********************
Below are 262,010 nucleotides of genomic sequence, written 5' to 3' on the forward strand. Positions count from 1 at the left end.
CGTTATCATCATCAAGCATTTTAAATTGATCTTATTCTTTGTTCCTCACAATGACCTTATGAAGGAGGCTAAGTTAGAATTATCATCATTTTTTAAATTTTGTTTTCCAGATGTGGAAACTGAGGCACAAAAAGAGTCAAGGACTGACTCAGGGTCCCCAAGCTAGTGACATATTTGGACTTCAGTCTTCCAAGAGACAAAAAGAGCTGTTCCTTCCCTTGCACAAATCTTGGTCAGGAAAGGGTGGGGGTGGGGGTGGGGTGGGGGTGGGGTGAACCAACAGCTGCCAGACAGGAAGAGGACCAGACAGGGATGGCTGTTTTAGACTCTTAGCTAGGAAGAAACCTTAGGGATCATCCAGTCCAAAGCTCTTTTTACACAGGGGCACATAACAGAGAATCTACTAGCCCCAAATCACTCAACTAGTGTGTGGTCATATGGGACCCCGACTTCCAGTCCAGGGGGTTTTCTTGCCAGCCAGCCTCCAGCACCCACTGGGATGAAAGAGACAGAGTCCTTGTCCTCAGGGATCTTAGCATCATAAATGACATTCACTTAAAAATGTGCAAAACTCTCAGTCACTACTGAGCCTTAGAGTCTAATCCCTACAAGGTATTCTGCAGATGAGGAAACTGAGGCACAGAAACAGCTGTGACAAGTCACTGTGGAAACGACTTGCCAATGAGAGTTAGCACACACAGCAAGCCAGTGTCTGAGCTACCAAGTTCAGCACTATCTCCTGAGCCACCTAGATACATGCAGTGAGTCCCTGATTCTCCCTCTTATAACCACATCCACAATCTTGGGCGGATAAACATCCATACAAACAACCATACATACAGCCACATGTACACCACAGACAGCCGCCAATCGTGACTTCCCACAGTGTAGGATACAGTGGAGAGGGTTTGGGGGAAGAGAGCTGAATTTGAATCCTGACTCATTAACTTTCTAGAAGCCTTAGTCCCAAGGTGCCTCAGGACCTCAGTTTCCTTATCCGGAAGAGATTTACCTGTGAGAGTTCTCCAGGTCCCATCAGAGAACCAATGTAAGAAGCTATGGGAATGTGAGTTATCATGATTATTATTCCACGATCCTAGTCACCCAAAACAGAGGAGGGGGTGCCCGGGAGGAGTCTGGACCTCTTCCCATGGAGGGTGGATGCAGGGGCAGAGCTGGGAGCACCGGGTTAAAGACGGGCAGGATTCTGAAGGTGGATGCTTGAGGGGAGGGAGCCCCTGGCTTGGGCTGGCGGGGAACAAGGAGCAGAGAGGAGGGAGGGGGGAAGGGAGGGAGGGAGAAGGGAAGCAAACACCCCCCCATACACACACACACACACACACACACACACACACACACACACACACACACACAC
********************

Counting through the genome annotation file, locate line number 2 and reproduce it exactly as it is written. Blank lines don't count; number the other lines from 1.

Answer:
CGTTATCATCATCAAGCATTTTAAATTGATCTTATTCTTTGTTCCTCACAATGACCTTATGAAGGAGGCTAAGTTAGAATTATCATCATTTTTTAAATTTTGTTTTCCAGATGTGGAAACTGAGGCACAAAAAGAGTCAAGGACTGACTCAGGGTCCCCAAGCTAGTGACATATTTGGACTTCAGTCTTCCAAGAGACAAAAAGAGCTGTTCCTTCCCTTGCACAAATCTTGGTCAGGAAAGGGTGGGGGTGGGGGTGGGGTGGGGGTGGGGTGAACCAACAGCTGCCAGACAGGAAGAGGACCAGACAGGGATGGCTGTTTTAGACTCTTAGCTAGGAAGAAACCTTAGGGATCATCCAGTCCAAAGCTCTTTTTACACAGGGGCACATAACAGAGAATCTACTAGCCCCAAATCACTCAACTAGTGTGTGGTCATATGGGACCCCGACTTCCAGTCCAGGGGGTTTTCTTGCCAGCCAGCCTCCAGCACCCACTGGGATGAAAGAGACAGAGTCCTTGTCCTCAGGGATCTTAGCATCATAAATGACATTCACTTAAAAATGTGCAAAACTCTCAGTCACTACTGAGCCTTAGAGTCTAATCCCTACAAGGTATTCTGCAGATGAGGAAACTGAGGCACAGAAACAGCTGTGACAAGTCACTGTGGAAACGACTTGCCAATGAGAGTTAGCACACACAGCAAGCCAGTGTCTGAGCTACCAAGTTCAGCACTATCTCCTGAGCCACCTAGATACATGCAGTGAGTCCCTGATTCTCCCTCTTATAACCACATCCACAATCTTGGGCGGATAAACATCCATACAAACAACCATACATACAGCCACATGTACACCACAGACAGCCGCCAATCGTGACTTCCCACAGTGTAGGATACAGTGGAGAGGGTTTGGGGGAAGAGAGCTGAATTTGAATCCTGACTCATTAACTTTCTAGAAGCCTTAGTCCCAAGGTGCCTCAGGACCTCAGTTTCCTTATCCGGAAGAGATTTACCTGTGAGAGTTCTCCAGGTCCCATCAGAGAACCAATGTAAGAAGCTATGGGAATGTGAGTTATCATGATTATTATTCCACGATCCTAGTCACCCAAAACAGAGGAGGGGGTGCCCGGGAGGAGTCTGGACCTCTTCCCATGGAGGGTGGATGCAGGGGCAGAGCTGGGAGCACCGGGTTAAAGACGGGCAGGATTCTGAAGGTGGATGCTTGAGGGGAGGGAGCCCCTGGCTTGGGCTGGCGGGGAACAAGGAGCAGAGAGGAGGGAGGGGGGAAGGGAGGGAGGGAGAAGGGAAGCAAACACCCCCCCATACACACACACACACACACACACACACACACACACACACACACACACACACAC